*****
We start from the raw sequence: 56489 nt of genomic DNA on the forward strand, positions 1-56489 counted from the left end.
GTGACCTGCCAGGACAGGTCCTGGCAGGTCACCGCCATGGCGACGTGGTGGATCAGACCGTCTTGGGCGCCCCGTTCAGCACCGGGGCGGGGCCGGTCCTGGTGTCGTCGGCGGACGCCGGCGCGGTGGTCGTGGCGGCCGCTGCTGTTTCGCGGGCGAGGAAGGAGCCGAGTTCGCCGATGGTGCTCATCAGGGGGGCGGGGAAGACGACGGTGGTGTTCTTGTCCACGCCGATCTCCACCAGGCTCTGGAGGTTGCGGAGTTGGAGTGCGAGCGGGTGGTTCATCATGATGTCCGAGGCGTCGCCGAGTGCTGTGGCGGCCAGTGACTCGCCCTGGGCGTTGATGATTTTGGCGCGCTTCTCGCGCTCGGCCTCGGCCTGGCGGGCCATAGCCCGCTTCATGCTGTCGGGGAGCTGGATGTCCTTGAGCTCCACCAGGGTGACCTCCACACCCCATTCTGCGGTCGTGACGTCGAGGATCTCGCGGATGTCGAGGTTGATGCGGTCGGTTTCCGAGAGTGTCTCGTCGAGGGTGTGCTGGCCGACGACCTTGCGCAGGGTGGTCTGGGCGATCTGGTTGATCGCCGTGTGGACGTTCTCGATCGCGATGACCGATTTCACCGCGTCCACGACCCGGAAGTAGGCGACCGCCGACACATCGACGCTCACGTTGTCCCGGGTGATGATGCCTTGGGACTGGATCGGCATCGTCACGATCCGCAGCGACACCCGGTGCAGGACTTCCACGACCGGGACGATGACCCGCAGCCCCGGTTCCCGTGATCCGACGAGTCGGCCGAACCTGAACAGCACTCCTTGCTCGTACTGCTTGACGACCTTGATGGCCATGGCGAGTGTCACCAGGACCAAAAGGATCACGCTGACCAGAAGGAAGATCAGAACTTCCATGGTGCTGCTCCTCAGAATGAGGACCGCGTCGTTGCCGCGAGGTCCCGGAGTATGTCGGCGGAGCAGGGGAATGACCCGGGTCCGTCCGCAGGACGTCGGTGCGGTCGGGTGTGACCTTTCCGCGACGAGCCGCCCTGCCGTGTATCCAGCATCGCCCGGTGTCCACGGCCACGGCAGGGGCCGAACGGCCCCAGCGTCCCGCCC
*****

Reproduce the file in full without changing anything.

We start from the raw sequence: 56489 nt of genomic DNA on the forward strand, positions 1-56489 counted from the left end.
GTGACCTGCCAGGACAGGTCCTGGCAGGTCACCGCCATGGCGACGTGGTGGATCAGACCGTCTTGGGCGCCCCGTTCAGCACCGGGGCGGGGCCGGTCCTGGTGTCGTCGGCGGACGCCGGCGCGGTGGTCGTGGCGGCCGCTGCTGTTTCGCGGGCGAGGAAGGAGCCGAGTTCGCCGATGGTGCTCATCAGGGGGGCGGGGAAGACGACGGTGGTGTTCTTGTCCACGCCGATCTCCACCAGGCTCTGGAGGTTGCGGAGTTGGAGTGCGAGCGGGTGGTTCATCATGATGTCCGAGGCGTCGCCGAGTGCTGTGGCGGCCAGTGACTCGCCCTGGGCGTTGATGATTTTGGCGCGCTTCTCGCGCTCGGCCTCGGCCTGGCGGGCCATAGCCCGCTTCATGCTGTCGGGGAGCTGGATGTCCTTGAGCTCCACCAGGGTGACCTCCACACCCCATTCTGCGGTCGTGACGTCGAGGATCTCGCGGATGTCGAGGTTGATGCGGTCGGTTTCCGAGAGTGTCTCGTCGAGGGTGTGCTGGCCGACGACCTTGCGCAGGGTGGTCTGGGCGATCTGGTTGATCGCCGTGTGGACGTTCTCGATCGCGATGACCGATTTCACCGCGTCCACGACCCGGAAGTAGGCGACCGCCGACACATCGACGCTCACGTTGTCCCGGGTGATGATGCCTTGGGACTGGATCGGCATCGTCACGATCCGCAGCGACACCCGGTGCAGGACTTCCACGACCGGGACGATGACCCGCAGCCCCGGTTCCCGTGATCCGACGAGTCGGCCGAACCTGAACAGCACTCCTTGCTCGTACTGCTTGACGACCTTGATGGCCATGGCGAGTGTCACCAGGACCAAAAGGATCACGCTGACCAGAAGGAAGATCAGAACTTCCATGGTGCTGCTCCTCAGAATGAGGACCGCGTCGTTGCCGCGAGGTCCCGGAGTATGTCGGCGGAGCAGGGGAATGACCCGGGTCCGTCCGCAGGACGTCGGTGCGGTCGGGTGTGACCTTTCCGCGACGAGCCGCCCTGCCGTGTATCCAGCATCGCCCGGTGTCCACGGCCACGGCAGGGGCCGAACGGCCCCAGCGTCCCGCCC